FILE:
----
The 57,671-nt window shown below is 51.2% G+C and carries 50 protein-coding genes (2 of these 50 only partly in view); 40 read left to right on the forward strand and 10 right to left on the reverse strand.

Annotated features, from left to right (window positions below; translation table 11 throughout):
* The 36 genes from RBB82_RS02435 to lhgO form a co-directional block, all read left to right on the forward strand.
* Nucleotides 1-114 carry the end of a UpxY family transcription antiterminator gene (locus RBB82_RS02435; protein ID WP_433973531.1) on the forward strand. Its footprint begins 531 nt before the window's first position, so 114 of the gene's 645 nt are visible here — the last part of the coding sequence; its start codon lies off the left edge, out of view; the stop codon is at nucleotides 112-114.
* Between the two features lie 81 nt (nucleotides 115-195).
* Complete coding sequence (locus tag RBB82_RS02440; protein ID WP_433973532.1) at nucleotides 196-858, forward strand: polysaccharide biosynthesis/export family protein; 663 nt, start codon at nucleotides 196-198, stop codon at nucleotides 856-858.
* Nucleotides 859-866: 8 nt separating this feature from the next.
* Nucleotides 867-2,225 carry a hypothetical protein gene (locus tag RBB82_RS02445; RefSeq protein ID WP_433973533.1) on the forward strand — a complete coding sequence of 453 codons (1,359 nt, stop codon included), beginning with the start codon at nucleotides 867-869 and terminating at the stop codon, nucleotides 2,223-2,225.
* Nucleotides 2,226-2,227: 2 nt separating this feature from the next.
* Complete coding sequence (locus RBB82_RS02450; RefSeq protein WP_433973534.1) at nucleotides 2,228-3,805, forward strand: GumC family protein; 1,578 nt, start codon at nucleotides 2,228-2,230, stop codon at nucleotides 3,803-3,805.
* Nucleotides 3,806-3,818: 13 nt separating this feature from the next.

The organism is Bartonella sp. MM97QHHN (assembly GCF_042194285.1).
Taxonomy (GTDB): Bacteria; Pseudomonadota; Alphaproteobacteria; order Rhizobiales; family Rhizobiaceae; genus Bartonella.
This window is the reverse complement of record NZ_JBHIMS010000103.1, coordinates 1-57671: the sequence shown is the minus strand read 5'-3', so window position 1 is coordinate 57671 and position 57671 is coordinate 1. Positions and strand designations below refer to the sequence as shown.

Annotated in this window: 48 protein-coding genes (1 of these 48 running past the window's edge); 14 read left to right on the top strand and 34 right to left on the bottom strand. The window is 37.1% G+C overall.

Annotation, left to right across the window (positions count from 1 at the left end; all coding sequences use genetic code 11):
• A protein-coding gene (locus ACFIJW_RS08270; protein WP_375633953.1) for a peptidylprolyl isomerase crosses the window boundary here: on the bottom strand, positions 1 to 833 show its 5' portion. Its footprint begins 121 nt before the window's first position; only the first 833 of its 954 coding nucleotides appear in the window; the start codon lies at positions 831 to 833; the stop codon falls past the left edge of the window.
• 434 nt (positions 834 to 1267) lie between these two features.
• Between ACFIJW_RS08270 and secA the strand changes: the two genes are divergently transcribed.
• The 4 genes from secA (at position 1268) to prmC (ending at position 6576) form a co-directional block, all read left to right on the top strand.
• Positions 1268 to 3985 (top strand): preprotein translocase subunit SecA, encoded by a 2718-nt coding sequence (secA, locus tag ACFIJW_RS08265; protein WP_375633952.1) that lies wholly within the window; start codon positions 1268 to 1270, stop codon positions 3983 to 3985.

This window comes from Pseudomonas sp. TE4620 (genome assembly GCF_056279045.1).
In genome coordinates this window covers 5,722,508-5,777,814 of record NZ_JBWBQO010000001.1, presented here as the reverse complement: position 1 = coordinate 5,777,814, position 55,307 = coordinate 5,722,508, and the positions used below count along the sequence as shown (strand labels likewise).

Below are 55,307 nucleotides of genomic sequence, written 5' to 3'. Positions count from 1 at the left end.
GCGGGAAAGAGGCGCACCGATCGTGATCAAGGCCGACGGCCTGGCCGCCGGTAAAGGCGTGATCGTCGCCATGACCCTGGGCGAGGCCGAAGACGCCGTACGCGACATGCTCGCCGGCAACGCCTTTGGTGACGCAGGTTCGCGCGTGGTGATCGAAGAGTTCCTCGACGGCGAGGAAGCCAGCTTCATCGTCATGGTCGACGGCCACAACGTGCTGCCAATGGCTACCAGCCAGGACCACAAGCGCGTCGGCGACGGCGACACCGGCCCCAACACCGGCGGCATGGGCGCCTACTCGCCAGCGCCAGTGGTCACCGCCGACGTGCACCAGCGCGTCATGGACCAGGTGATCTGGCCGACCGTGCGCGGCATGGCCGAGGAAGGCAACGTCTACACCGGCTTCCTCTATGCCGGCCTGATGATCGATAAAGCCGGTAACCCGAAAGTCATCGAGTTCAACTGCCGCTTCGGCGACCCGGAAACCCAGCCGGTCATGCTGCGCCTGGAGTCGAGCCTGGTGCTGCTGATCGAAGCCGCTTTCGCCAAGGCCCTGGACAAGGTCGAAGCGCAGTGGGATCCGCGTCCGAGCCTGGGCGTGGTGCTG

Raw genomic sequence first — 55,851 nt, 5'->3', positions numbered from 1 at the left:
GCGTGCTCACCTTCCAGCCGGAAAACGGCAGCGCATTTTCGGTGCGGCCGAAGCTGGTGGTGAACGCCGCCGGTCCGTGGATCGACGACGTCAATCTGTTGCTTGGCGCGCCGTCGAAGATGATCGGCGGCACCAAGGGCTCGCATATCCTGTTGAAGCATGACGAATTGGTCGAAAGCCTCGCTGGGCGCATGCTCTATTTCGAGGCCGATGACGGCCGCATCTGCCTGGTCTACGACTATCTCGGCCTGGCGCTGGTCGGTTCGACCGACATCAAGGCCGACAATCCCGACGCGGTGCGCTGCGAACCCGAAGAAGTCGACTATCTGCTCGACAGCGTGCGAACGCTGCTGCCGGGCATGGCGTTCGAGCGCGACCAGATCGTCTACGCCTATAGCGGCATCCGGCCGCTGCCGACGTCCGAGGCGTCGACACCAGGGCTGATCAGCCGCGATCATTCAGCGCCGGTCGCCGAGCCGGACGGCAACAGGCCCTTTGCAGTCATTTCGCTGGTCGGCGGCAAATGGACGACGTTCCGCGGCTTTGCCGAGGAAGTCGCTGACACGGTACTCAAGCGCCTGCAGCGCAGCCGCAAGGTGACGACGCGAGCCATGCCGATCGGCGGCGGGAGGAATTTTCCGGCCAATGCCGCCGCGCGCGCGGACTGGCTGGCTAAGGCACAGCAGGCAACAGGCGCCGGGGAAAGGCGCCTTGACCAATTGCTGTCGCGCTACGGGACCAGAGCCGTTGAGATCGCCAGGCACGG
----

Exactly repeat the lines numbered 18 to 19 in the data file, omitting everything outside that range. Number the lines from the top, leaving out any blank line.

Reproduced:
• 434 nt (positions 834 to 1267) lie between these two features.
• Between ACFIJW_RS08270 and secA the strand changes: the two genes are divergently transcribed.